“Successful leadership is about broadening the opportunities for others,” says Douglis. “Devising creative solutions to complex problems, reimagining the world in novel ways, and building an inspired culture of exploration and inquiry among a diverse community of students, staff, and faculty that results in a meaningful and an impactful transformation.”
Rensselaer Polytechnic Institute ranks 14th among top STEM colleges and universities, according to a new ranking by Forbes. To put together the list of Top 25 STEM Colleges 2018, Forbes drew from College Scorecard’s database of schools where 50 percent or more students major in STEM (science, technology, engineering, and mathematics).
Rensselaer is the nation’s first technological research university, and has an almost 200-year history of producing graduates who have helped to shape and advance the world. These distinguished individuals have forged frontiers in industry, science, education, and technology. They have built bridges, probed outer space, revolutionized new industries and technologies, and discovered new knowledge.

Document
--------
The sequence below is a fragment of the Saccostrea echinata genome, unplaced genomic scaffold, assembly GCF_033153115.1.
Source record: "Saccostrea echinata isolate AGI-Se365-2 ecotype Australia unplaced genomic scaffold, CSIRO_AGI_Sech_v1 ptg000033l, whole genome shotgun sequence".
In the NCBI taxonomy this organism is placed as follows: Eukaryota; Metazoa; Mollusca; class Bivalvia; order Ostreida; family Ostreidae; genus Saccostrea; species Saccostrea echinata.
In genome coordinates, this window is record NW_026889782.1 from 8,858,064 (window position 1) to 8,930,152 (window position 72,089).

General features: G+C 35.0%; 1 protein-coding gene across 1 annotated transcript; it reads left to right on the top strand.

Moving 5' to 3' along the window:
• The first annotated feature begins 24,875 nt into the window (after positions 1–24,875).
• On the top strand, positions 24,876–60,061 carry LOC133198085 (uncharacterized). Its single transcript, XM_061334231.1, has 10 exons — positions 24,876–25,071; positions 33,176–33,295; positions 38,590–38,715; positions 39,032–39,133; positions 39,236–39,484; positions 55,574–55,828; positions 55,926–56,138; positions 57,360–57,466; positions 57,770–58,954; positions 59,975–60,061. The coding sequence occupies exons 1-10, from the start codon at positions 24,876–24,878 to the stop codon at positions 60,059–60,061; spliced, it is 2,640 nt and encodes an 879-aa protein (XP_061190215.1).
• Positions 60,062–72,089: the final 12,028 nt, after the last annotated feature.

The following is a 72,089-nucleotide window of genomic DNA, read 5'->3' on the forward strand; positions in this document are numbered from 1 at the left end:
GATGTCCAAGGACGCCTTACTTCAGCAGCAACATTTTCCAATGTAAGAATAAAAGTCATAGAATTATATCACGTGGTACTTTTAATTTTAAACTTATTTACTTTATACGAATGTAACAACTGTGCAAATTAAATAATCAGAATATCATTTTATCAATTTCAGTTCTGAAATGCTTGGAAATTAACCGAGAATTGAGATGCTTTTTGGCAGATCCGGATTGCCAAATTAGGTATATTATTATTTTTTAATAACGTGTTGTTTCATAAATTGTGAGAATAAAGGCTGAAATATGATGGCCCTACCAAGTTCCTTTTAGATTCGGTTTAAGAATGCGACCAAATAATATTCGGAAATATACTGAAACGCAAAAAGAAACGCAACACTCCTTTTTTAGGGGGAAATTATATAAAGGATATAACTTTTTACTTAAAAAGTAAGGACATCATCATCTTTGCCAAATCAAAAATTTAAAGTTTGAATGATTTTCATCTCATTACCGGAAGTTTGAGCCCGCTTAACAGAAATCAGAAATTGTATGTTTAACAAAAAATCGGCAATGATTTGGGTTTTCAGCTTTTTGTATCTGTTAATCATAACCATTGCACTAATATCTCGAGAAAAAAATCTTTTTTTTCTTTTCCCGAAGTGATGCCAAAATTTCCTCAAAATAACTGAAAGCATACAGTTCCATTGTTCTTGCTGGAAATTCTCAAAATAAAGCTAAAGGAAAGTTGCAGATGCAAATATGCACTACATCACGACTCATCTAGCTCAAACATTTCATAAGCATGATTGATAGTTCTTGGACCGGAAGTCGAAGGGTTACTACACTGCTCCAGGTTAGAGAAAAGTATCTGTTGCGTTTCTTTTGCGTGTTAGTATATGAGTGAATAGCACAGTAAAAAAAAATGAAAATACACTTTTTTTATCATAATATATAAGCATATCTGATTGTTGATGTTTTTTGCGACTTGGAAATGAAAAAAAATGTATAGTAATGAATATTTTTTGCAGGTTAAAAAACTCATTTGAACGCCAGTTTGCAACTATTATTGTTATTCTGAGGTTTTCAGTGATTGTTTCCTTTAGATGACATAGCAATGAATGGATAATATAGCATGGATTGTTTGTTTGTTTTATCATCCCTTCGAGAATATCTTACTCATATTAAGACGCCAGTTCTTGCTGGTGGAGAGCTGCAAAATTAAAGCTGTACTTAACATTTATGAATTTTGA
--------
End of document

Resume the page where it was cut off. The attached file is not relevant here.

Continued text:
“When Rensselaer Polytechnic Institute was founded in 1824, Stephen Van Rensselaer set forth our mission that still guides us today: to apply science to the common purposes of life,” said President Shirley Ann Jackson. “It is that very mission that has given rise to decades of courageous exploration. Faculty and students continue to demonstrate a relentless curiosity and unwavering commitment to understand and solve the world’s most precarious challenges.”
Since joining Rensselaer in 1999, President Jackson has led a transformation of the university’s pedagogical and research approach under the construct of The New Polytechnic, an emerging paradigm for teaching, learning, and research at Rensselaer. The New Polytechnic emphasizes and supports collaboration across disciplines, sectors, and regions to address the great global challenges of our day, using the most advanced tools and technologies, many of which are developed at Rensselaer.